Luke 17:11-19
The Rev. Dr. Robert S. Langworthy, preaching
October 31, 2021

How gratitude starts out is not how it ends up when fully developed.  Gratitude then becomes, not just something we feel or say, but something we do.

Jesus had just begun a new leg of His journey to Jerusalem, where He had to go in order to suffer and die.  Preparing His disciples for His passion as He went, Jesus strode on with a resolute determination that Luke described as “setting his face” like flint for Jerusalem.

Focused as He was on getting there, while readying His disciples, Jesus no doubt meant to pass quickly through this border village between Galilee and Samaria.  But, on its outskirts, ten lepers accosted Him and begged Him to “have mercy” on them.  Were they hoping for a healing or just a handout?  Either way, they pleaded for His help, even while they kept far away because the biblical law commanded them to practice social distancing to protect the health of others.

Though it’s unlikely Jesus had expected to deal with these lepers, He didn’t see them as mere interruptions.  Luke wrote that Jesus “saw them”.  Luke’s saying that wasn’t superfluous.  For “seeing” often conveyed for Luke a discerning deeper than that of physical sight.  It signified perceiving people as God perceives them and perceiving how to serve them.  In seeing these lepers, Jesus saw them as precious people, and saw what was His to do for them right then.  So, in response to their plea, He gave them an action assignment.  He told them to “go and show” themselves to the priests, something lepers who thought they might be healed had to do.  For they wouldn’t be allowed back in public until the priests certified them as safe to be around, in a 1st first century equivalent of a vaccination card.

Now some people have to receive a miracle in order to gain faith, and others have to act as if they have faith in order to receive a miracle.  These lepers were of the latter sort.  As they stepped out in a little faith and walked to the priests as Jesus told them, they found themselves “made clean”.  But only the Samaritan among them saw their healing as more than just a blessing for them to enjoy.  The Samaritan also saw what was his to do: Walk back to Jesus and thank Him.

The Samaritan saw that thanking a person involves more than just feeling gratitude or expressing gratitude.  It involves showing gratitude in action.  So he returned to Jesus and fell before Him to honor and praise Him.

Not all of us have been delivered by Jesus from a physical disease; but those of us who walk with Him have experienced something of a deliverance from the moral and spiritual diseases of meaninglessness, despair, guilt, apathy to the plight of others, passivity in the fight for justice, and timidity about sharing the good news about Jesus.  If we have any kind of gratitude for how He has healed us, we fulfill that gratitude, not just by talking the right talk, but also by taking the right action: that is, by glorifying Jesus and applying our time, talent and treasure in service of others, in passing on His goodness and love.  We show gratitude best by both word and deed – knowing that, if God had to choose between the two, He would always pick the latter.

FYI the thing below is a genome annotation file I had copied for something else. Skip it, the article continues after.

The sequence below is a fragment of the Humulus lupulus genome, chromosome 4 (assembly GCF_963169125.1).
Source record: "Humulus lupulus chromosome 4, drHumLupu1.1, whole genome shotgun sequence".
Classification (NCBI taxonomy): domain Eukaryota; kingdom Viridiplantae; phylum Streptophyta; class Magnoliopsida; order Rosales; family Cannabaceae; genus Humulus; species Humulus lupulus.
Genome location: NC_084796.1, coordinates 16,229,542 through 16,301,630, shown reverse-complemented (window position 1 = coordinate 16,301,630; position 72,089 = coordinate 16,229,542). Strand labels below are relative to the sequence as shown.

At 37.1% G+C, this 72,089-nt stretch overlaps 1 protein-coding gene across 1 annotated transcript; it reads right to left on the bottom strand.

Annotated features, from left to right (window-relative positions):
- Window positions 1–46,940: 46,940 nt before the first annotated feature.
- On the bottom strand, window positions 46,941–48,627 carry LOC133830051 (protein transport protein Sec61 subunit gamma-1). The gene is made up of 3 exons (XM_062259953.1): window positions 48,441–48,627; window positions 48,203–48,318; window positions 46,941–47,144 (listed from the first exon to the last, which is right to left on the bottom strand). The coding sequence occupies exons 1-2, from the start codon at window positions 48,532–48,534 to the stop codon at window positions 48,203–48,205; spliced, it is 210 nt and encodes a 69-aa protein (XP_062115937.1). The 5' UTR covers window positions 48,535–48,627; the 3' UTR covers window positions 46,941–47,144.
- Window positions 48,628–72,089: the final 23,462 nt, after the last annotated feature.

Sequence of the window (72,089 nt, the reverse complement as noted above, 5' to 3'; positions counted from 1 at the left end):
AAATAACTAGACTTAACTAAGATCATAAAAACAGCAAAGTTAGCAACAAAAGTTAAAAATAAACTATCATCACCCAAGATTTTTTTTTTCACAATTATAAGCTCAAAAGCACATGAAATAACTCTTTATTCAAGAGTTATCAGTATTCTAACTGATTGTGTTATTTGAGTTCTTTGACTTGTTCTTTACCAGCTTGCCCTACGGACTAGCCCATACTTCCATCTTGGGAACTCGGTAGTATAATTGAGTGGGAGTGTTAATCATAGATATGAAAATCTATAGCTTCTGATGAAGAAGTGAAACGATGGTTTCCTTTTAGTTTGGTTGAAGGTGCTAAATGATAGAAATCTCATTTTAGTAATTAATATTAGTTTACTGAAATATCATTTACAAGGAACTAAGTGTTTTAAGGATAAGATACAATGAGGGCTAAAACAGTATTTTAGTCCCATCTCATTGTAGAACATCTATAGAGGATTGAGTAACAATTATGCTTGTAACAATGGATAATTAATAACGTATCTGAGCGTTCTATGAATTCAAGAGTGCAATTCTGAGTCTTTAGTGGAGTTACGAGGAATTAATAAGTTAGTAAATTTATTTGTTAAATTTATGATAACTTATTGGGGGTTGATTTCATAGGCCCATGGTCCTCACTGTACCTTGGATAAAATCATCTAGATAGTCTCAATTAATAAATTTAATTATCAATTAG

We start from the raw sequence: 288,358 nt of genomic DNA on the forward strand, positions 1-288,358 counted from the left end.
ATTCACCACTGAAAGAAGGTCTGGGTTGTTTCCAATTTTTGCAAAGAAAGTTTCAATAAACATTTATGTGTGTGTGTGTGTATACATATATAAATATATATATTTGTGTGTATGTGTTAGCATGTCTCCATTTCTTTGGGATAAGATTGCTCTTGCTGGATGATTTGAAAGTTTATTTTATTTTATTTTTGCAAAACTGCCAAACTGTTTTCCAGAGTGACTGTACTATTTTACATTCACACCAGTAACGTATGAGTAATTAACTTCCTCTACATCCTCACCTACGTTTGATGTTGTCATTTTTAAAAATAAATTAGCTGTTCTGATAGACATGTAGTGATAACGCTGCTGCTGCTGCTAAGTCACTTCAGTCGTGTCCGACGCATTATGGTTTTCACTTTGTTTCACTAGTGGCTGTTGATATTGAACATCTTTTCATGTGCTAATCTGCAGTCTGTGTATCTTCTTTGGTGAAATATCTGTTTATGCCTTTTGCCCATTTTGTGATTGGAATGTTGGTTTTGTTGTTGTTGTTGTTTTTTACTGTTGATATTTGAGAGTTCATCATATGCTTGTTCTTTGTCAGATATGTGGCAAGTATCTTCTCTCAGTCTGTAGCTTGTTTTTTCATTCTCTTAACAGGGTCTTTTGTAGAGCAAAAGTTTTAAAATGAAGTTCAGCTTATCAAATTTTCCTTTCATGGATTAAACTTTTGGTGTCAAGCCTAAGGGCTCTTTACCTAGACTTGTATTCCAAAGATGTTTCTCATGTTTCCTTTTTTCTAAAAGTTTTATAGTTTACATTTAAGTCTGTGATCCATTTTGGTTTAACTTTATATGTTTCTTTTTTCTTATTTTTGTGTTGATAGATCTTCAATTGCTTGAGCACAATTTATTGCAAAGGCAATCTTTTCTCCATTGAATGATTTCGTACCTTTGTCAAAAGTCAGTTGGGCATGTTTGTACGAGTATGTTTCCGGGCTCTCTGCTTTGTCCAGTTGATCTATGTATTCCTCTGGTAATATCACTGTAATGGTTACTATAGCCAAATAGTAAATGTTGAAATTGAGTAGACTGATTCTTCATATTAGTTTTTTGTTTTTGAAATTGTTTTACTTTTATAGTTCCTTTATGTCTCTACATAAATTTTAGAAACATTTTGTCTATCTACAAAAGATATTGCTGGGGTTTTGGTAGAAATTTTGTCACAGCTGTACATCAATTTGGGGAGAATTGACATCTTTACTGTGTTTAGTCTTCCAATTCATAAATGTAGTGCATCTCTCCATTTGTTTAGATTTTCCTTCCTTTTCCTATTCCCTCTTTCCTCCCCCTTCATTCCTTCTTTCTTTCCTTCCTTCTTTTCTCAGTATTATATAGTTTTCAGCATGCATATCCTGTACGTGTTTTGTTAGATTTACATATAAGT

A Christian woman named Sue came to appreciate, from her own experience, this preference God has.

Sue gave her time, talent and treasure in service of a Christian halfway house for women coming out of addiction.  In the process, she’d grown close to several of them.  So one sunny day, she treated them, on her dime, to a gourmet picnic in the park.  They had a blast as they frolicked on the grass, swung on the swings, gabbed a mile a minute with each other, and gorged on Angus beef hamburgers, Bristol Farms potato salad and cherry pie, and exotic sodas.

At the end of the afternoon, the women from the house exuberantly divided up the leftovers.  As Sue folded up lawn chairs and carried them back to the van, no one asked what food she might like to keep.  It was as if they’d forgotten who’d provided it in the first place, and Sue felt slighted…until she caught wind of what they were up to:  They were organizing the leftovers to pass them on to women back at the house.  Their excited chattering was to figure out what food to give to which woman.  Sue heard snippets: “With her sweet tooth, we’ll give this pie to Ali… and these burgers to Rosa; she was just talking about how she hadn’t tasted a good burger in ages… and you know how Wanda is always thirsty.  She should have these sodas.”  As Sue listened, a big bright smile broke on her face and she couldn’t imagine being thanked any better!

God gives us good gifts, with no strings attached.  For that pure generosity, He deserves our thanks.  But no expression of gratitude pleases Him as much as when His children share His gifts with other children of His.  Those who do that are His cherished children of gratitude!

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